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Is the Swedish central government a wage leader?

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  • J. Lindquist
  • Roger Vilhelmsson

Abstract

Is the Swedish central government a wage leader? This question is studied empirically in a vector error-correction model using a unique, high quality data set. It is first shown that salaries of white-collar workers in the private sector and central government are cointegrated. It is then found that private sector salaries are weakly exogenous to the system of equations. This means that the private sector is the wage leader in the long-run model. It is also found that changes in central government salaries do not Granger cause changes in private sector salaries. Together, these findings clearly demonstrate that the central government is not placing undue pressure on salaries in the private sector. The central government is not acting as a wage leader.

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Bibliographic Info

Article provided by Taylor & Francis Journals in its journal Applied Economics.

Volume (Year): 38 (2006)
Issue (Month): 14 ()
Pages: 1617-1625

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Handle: RePEc:taf:applec:v:38:y:2006:i:14:p:1617-1625

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  1. Latreille, Paul L & Manning, Neil, 2000. " Inter-industry and Inter-occupational Wage Spillovers in UK Manufacturing," Oxford Bulletin of Economics and Statistics, Department of Economics, University of Oxford, vol. 62(1), pages 83-99, February.
  2. Johansen, S., 1991. "Determination of Cointegration Rank in the Presence of a Linear Trend," Papers 76a, Helsinki - Department of Economics.
  3. Aukrust, Odd, 1970. "PRIM I: A Model of the Price and Income Distribution Mechanism of an Open Economy," Review of Income and Wealth, International Association for Research in Income and Wealth, vol. 16(1), pages 51-78, March.
  4. Osterwald-Lenum, Michael, 1992. "A Note with Quantiles of the Asymptotic Distribution of the Maximum Likelihood Cointegration Rank Test Statistics," Oxford Bulletin of Economics and Statistics, Department of Economics, University of Oxford, vol. 54(3), pages 461-72, August.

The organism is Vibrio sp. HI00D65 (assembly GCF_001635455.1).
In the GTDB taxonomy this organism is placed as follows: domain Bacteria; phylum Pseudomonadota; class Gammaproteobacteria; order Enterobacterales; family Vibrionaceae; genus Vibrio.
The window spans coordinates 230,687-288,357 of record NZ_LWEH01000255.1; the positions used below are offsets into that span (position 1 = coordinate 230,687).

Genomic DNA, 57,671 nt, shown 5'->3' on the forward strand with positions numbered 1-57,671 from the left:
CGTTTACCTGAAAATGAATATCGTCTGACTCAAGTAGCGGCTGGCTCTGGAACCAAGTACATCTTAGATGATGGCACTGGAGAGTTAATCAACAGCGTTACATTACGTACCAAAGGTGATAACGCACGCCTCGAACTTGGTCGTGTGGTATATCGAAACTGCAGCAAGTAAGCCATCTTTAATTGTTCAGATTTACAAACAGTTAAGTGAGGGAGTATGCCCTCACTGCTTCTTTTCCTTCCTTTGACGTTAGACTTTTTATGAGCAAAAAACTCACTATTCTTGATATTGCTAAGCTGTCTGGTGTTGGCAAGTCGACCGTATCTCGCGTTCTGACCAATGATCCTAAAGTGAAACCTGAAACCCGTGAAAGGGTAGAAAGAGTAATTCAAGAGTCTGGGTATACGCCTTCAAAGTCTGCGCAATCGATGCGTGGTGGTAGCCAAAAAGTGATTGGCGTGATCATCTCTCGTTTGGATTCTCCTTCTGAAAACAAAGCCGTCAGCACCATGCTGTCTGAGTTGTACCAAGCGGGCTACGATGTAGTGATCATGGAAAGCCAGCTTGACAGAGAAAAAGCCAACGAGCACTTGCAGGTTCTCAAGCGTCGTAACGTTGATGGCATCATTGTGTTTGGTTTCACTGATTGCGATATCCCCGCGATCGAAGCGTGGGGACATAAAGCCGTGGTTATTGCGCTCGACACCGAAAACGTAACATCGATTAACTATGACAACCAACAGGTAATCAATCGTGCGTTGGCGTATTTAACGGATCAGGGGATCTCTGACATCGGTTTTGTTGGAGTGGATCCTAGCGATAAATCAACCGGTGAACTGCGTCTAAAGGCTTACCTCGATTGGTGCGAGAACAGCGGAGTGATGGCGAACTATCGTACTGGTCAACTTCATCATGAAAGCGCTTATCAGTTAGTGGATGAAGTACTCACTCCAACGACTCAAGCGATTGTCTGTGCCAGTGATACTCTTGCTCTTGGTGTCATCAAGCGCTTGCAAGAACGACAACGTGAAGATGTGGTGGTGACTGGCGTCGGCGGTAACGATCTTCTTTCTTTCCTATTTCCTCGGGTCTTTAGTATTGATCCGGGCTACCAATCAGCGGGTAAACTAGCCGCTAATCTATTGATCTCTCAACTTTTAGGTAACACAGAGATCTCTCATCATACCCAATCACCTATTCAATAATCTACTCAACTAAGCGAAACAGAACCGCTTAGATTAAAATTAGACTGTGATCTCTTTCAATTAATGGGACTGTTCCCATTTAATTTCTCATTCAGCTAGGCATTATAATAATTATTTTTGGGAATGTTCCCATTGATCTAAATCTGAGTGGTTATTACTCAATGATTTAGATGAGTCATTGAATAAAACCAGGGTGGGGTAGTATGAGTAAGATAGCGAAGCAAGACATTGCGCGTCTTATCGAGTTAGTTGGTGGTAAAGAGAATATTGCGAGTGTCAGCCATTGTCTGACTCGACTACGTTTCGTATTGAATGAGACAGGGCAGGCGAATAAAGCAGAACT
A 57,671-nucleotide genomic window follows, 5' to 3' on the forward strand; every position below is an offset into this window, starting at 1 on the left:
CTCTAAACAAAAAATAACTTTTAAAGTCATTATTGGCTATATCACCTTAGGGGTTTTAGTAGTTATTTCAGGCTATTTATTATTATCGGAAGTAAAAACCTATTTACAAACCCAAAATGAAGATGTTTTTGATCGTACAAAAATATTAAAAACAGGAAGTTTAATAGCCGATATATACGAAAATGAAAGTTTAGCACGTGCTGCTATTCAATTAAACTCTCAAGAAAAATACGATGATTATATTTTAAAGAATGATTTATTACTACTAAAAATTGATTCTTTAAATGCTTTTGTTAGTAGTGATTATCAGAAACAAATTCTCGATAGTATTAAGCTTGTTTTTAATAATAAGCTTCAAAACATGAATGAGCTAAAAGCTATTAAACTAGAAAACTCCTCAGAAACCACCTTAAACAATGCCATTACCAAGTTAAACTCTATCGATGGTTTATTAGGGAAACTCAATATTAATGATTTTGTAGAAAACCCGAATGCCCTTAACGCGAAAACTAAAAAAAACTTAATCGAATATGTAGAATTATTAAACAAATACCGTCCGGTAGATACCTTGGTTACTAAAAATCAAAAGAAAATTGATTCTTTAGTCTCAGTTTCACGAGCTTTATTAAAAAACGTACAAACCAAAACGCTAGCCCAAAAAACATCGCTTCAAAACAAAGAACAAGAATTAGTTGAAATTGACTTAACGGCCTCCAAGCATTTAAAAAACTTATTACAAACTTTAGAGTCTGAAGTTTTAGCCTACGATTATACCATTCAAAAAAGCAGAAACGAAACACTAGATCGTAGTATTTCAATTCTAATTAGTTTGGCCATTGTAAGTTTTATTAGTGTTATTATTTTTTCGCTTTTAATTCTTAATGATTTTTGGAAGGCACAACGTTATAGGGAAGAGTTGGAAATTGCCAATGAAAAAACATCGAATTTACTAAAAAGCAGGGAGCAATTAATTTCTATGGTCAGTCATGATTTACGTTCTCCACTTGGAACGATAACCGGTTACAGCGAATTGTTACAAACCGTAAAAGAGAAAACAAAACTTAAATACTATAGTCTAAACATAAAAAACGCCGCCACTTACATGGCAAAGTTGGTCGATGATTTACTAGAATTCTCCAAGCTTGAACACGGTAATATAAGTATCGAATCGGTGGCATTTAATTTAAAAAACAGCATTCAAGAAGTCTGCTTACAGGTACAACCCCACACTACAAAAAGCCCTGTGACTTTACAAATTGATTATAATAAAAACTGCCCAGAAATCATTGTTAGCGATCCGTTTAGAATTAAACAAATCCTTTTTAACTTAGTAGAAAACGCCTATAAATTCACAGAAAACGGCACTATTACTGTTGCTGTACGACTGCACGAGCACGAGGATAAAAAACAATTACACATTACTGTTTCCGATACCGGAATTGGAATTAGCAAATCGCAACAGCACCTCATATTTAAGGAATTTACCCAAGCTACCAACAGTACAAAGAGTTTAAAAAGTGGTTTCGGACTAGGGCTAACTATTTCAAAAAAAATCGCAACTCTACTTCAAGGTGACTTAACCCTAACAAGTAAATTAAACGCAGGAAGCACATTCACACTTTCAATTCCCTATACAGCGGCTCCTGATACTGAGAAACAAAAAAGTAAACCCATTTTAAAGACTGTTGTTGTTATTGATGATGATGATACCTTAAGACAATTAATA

5. Johansen, Soren, 1995. "Likelihood-Based Inference in Cointegrated Vector Autoregressive Models," OUP Catalogue, Oxford University Press, number 9780198774501, Octomber.
  6. Sims, Christopher A, 1980. "Macroeconomics and Reality," Econometrica, Econometric Society, vol. 48(1), pages 1-48, January.
  7. Jocobson, T. & Ohlsson, H., 1991. "Cointegrating Sectoral Wages in Sweden - a Maximum Likelihood Approach," Papers 1991t, Uppsala - Working Paper Series.
  8. Friberg, Kent, 2003. "Intersectoral Wage Linkages in Sweden," Working Paper Series 158, Sveriges Riksbank (Central Bank of Sweden).
  9. Holmlund, B. & Ohlsson, H., 1990. "Wage Linkages Between Private and Public Sectors," Papers 1990t, Uppsala - Working Paper Series.
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Citations

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Cited by:
  1. Javier Pérez & A. Sánchez, 2011. "Is there a signalling role for public wages? Evidence for the euro area based on macro data," Empirical Economics, Springer, vol. 41(2), pages 421-445, October.
  2. Knell, Markus & Stiglbauer, Alfred, 2009. "The impact of reference norms on inflation persistence when wages are staggered," Working Paper Series 1047, European Central Bank.
  3. Ana Lamo & Javier J. Pérez & Ludger Schuknecht, 2012. "Public or Private Sector Wage Leadership? An International Perspective," Scandinavian Journal of Economics, Wiley Blackwell, vol. 114(1), pages 228-244, 03.
  4. Goran Vukšić, 2012. "Sectoral wage dynamics and intersectoral linkages in the context of export competitiveness: the case of Croatia," wiiw Balkan Observatory Working Papers 99, The Vienna Institute for International Economic Studies, wiiw.
  5. Gonzalo Fernández-de-Córdoba & Javier J. Pérez & José L. Torres, 2009. "Public and private sector wages interactions in a general equilibrium model," Banco de Espa�a Working Papers 0924, Banco de Espa�a.
  6. Mikael Stenkula, 2012. "Taxation and entrepreneurship in a welfare state," Small Business Economics, Springer, vol. 39(1), pages 77-97, July.
  7. repec:onb:oenbwp:y::i:153:b:1 is not listed on IDEAS
  8. Annette Zeilstra & Adam Elbourne, 2014. "Follow the leader? Public and private wages in the Netherlands," CPB Discussion Paper 274, CPB Netherlands Bureau for Economic Policy Analysis.

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